You don't have to be a bibliophile to love libraries. Stand in the court of Oxford's Bodleian on a summer evening and look up to where the great windows glow like a sky-ship at anchor. Walk through Trinity, Cambridge, to peek at a chequered floor in the Wren Library that begs you to play hopscotch down its sedate length. Remember the first time you worked late in the Round Reading Room under the chain of folded angels' wings which light its dome.

Walking down Judd Street last summer towards the Euston Road, my eyes rose in delight to where the slope of the new British Library roof joins the tower of St Pancras to shape a cathedral above one of central London's dingiest areas. Sad that this glimpse of heaven is visible only from a dull road nobody would choose to visit.

I made my first visit to the Library last week, and came home depressed. Prince Charles was unkind to call it an academy for secret policemen, but he was right about the atmosphere. Everything's fine once you reach your oak and leather desk: 60 terminals allow you to zip through the catalogue; a discreet desk sign lights up 30 minutes later to signal that your books are ready for collection. (This could take half a day in the old Reading Room.)

And there my enthusiasm stops. Library visitors like to read. But the current canteen is so designed that the only way to enjoy a book in it is to drag your heavy table out of the shadows into a sullen puddle of light. A vast Kitaj mural in the entrance hall looks better suited to an Underground station. The six-storey King's Tower, for George III's book collection, resembles a hospital lift shaft.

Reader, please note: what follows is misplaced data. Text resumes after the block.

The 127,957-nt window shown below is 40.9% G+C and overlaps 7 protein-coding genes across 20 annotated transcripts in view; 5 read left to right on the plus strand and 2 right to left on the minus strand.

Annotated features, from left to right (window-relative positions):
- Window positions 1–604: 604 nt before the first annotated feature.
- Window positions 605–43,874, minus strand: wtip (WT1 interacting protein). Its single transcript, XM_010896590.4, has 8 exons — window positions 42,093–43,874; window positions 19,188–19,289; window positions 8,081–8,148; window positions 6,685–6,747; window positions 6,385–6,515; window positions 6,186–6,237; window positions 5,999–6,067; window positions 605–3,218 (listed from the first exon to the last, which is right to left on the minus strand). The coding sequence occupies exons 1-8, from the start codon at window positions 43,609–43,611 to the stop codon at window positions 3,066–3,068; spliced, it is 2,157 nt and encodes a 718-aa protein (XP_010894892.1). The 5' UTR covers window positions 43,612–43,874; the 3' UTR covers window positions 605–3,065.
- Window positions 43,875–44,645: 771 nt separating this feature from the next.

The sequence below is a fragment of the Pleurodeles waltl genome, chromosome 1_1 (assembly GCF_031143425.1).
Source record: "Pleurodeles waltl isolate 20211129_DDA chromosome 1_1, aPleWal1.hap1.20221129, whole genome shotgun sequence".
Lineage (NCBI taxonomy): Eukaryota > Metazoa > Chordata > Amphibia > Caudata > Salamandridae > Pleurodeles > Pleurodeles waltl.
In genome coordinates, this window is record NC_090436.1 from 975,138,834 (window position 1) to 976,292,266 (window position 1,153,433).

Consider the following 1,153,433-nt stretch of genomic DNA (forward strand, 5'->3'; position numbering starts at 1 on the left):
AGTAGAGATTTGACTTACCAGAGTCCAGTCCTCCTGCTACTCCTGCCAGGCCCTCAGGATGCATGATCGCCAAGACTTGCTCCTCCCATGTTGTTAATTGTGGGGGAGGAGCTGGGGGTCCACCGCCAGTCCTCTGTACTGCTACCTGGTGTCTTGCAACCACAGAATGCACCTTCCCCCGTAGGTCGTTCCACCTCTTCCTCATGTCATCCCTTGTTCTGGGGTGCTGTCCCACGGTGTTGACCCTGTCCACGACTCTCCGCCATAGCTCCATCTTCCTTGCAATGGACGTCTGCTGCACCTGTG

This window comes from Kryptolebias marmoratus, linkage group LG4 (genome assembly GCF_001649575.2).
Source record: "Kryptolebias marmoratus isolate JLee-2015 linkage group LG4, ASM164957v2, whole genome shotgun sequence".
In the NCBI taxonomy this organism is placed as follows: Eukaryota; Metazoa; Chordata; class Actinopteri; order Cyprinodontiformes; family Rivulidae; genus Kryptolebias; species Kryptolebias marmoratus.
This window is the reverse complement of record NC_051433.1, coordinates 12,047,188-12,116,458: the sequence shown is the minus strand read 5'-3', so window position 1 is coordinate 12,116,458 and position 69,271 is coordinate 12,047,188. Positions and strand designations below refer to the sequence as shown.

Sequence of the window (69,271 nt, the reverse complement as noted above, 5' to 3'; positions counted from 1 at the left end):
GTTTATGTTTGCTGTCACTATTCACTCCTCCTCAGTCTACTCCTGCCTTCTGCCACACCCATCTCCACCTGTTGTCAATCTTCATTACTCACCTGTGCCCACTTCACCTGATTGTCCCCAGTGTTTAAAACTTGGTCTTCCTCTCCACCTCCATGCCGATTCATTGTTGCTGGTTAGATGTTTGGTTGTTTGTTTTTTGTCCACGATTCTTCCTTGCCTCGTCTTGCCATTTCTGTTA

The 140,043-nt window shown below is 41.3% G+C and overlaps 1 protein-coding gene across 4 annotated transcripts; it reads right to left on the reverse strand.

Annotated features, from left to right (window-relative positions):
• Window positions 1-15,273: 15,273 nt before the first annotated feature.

But it's the exterior that cries out loudest for a different attitude. Visitors are greeted by a red-brick ocean dominated by Paolozzi's massive bronze sculpture, based on Blake's mocking depiction of Newton as God. Even if you'd never seen Blake's original, the figure suggests that the appropriate attitude for scholarship is a hunchbacked crouch of benefit to nobody except orthopaedic surgeons. But what of the space below it, the acres of unwelcoming emptiness unadorned by so much as a potted fern?

Here's my suggestion. Banish the shades of Sixties brutalism. Drill holes for trees and shrubs. Consider a fountain to counteract the roar of traffic on the Euston Road. Bring in local traders and second-hand book dealers. Offer a cafe franchise so that readers don't have to plod off to King's Cross for a cappuccino. We could be bolder. The Millennium Dome is heading for an expensive muddle. Why not scrap the idea, commission an exuberant glass roof for the whole of this unloved piazza and put the British Library firmly on the map as a place to celebrate? Books are for everybody. So, in a perfect world, should be their homes.